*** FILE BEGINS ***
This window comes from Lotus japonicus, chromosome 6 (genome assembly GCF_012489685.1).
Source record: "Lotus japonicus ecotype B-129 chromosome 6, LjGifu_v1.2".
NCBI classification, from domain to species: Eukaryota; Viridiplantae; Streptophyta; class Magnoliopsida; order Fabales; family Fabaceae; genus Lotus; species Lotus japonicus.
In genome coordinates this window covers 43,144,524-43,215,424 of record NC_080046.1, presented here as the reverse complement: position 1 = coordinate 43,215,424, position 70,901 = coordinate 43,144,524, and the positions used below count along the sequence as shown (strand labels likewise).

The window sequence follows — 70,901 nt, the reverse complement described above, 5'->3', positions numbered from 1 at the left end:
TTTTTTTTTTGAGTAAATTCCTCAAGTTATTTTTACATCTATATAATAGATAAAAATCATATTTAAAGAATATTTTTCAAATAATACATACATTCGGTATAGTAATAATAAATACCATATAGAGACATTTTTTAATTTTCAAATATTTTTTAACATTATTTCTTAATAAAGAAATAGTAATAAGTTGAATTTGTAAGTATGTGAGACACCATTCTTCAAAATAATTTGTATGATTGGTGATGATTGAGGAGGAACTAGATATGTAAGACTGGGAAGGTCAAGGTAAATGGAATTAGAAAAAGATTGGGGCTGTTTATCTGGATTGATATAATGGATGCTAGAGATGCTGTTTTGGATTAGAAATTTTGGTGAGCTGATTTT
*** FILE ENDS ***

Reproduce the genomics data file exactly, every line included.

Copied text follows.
This window comes from Lotus japonicus, chromosome 6 (genome assembly GCF_012489685.1).
Source record: "Lotus japonicus ecotype B-129 chromosome 6, LjGifu_v1.2".
NCBI classification, from domain to species: Eukaryota; Viridiplantae; Streptophyta; class Magnoliopsida; order Fabales; family Fabaceae; genus Lotus; species Lotus japonicus.
In genome coordinates this window covers 43,144,524-43,215,424 of record NC_080046.1, presented here as the reverse complement: position 1 = coordinate 43,215,424, position 70,901 = coordinate 43,144,524, and the positions used below count along the sequence as shown (strand labels likewise).

The window sequence follows — 70,901 nt, the reverse complement described above, 5'->3', positions numbered from 1 at the left end:
TTTTTTTTTTGAGTAAATTCCTCAAGTTATTTTTACATCTATATAATAGATAAAAATCATATTTAAAGAATATTTTTCAAATAATACATACATTCGGTATAGTAATAATAAATACCATATAGAGACATTTTTTAATTTTCAAATATTTTTTAACATTATTTCTTAATAAAGAAATAGTAATAAGTTGAATTTGTAAGTATGTGAGACACCATTCTTCAAAATAATTTGTATGATTGGTGATGATTGAGGAGGAACTAGATATGTAAGACTGGGAAGGTCAAGGTAAATGGAATTAGAAAAAGATTGGGGCTGTTTATCTGGATTGATATAATGGATGCTAGAGATGCTGTTTTGGATTAGAAATTTTGGTGAGCTGATTTT